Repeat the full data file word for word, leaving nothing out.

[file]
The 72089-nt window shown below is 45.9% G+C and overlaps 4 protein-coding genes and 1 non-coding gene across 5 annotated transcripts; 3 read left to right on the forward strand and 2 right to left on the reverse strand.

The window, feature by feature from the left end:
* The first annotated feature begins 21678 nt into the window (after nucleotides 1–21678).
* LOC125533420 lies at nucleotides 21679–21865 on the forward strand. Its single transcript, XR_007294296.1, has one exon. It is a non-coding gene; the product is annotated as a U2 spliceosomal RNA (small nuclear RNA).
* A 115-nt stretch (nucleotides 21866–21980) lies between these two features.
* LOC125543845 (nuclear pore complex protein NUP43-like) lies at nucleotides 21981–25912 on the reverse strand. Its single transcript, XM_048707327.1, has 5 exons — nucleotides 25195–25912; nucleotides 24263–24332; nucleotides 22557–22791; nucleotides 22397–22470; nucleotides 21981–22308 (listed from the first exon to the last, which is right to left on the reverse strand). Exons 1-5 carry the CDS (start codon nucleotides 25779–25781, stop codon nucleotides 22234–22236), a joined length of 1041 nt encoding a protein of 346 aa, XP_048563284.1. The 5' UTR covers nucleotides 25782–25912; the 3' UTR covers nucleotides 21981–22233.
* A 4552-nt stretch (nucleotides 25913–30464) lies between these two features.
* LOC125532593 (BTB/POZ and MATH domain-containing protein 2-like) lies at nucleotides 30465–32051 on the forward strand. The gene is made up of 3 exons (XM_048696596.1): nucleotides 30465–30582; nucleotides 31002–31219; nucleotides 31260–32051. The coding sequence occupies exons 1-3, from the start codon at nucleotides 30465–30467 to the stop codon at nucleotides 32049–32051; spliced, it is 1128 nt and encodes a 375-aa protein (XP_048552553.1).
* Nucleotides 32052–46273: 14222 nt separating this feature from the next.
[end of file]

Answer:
The 72089-nt window shown below is 45.9% G+C and overlaps 4 protein-coding genes and 1 non-coding gene across 5 annotated transcripts; 3 read left to right on the forward strand and 2 right to left on the reverse strand.

The window, feature by feature from the left end:
* The first annotated feature begins 21678 nt into the window (after nucleotides 1–21678).
* LOC125533420 lies at nucleotides 21679–21865 on the forward strand. Its single transcript, XR_007294296.1, has one exon. It is a non-coding gene; the product is annotated as a U2 spliceosomal RNA (small nuclear RNA).
* A 115-nt stretch (nucleotides 21866–21980) lies between these two features.
* LOC125543845 (nuclear pore complex protein NUP43-like) lies at nucleotides 21981–25912 on the reverse strand. Its single transcript, XM_048707327.1, has 5 exons — nucleotides 25195–25912; nucleotides 24263–24332; nucleotides 22557–22791; nucleotides 22397–22470; nucleotides 21981–22308 (listed from the first exon to the last, which is right to left on the reverse strand). Exons 1-5 carry the CDS (start codon nucleotides 25779–25781, stop codon nucleotides 22234–22236), a joined length of 1041 nt encoding a protein of 346 aa, XP_048563284.1. The 5' UTR covers nucleotides 25782–25912; the 3' UTR covers nucleotides 21981–22233.
* A 4552-nt stretch (nucleotides 25913–30464) lies between these two features.
* LOC125532593 (BTB/POZ and MATH domain-containing protein 2-like) lies at nucleotides 30465–32051 on the forward strand. The gene is made up of 3 exons (XM_048696596.1): nucleotides 30465–30582; nucleotides 31002–31219; nucleotides 31260–32051. The coding sequence occupies exons 1-3, from the start codon at nucleotides 30465–30467 to the stop codon at nucleotides 32049–32051; spliced, it is 1128 nt and encodes a 375-aa protein (XP_048552553.1).
* Nucleotides 32052–46273: 14222 nt separating this feature from the next.